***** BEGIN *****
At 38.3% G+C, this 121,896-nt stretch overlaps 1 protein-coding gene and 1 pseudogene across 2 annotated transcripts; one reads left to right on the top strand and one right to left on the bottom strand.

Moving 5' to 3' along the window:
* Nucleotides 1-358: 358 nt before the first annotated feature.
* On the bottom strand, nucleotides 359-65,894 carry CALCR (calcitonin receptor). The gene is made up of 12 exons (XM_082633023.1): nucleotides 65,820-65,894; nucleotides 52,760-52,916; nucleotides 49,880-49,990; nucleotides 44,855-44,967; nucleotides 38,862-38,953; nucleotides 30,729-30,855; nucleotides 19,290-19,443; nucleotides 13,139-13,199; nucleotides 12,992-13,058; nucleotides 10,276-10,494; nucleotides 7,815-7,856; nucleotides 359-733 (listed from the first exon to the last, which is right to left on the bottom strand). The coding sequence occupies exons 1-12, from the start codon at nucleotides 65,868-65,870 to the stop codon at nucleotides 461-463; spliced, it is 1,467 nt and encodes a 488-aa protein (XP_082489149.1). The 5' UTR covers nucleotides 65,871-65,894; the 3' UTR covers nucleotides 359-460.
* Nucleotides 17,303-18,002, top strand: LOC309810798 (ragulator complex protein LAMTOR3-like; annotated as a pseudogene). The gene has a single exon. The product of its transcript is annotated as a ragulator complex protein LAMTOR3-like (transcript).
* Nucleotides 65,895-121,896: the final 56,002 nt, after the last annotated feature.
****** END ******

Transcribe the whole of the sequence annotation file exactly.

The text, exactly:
At 38.3% G+C, this 121,896-nt stretch overlaps 1 protein-coding gene and 1 pseudogene across 2 annotated transcripts; one reads left to right on the top strand and one right to left on the bottom strand.

Moving 5' to 3' along the window:
* Nucleotides 1-358: 358 nt before the first annotated feature.
* On the bottom strand, nucleotides 359-65,894 carry CALCR (calcitonin receptor). The gene is made up of 12 exons (XM_082633023.1): nucleotides 65,820-65,894; nucleotides 52,760-52,916; nucleotides 49,880-49,990; nucleotides 44,855-44,967; nucleotides 38,862-38,953; nucleotides 30,729-30,855; nucleotides 19,290-19,443; nucleotides 13,139-13,199; nucleotides 12,992-13,058; nucleotides 10,276-10,494; nucleotides 7,815-7,856; nucleotides 359-733 (listed from the first exon to the last, which is right to left on the bottom strand). The coding sequence occupies exons 1-12, from the start codon at nucleotides 65,868-65,870 to the stop codon at nucleotides 461-463; spliced, it is 1,467 nt and encodes a 488-aa protein (XP_082489149.1). The 5' UTR covers nucleotides 65,871-65,894; the 3' UTR covers nucleotides 359-460.
* Nucleotides 17,303-18,002, top strand: LOC309810798 (ragulator complex protein LAMTOR3-like; annotated as a pseudogene). The gene has a single exon. The product of its transcript is annotated as a ragulator complex protein LAMTOR3-like (transcript).
* Nucleotides 65,895-121,896: the final 56,002 nt, after the last annotated feature.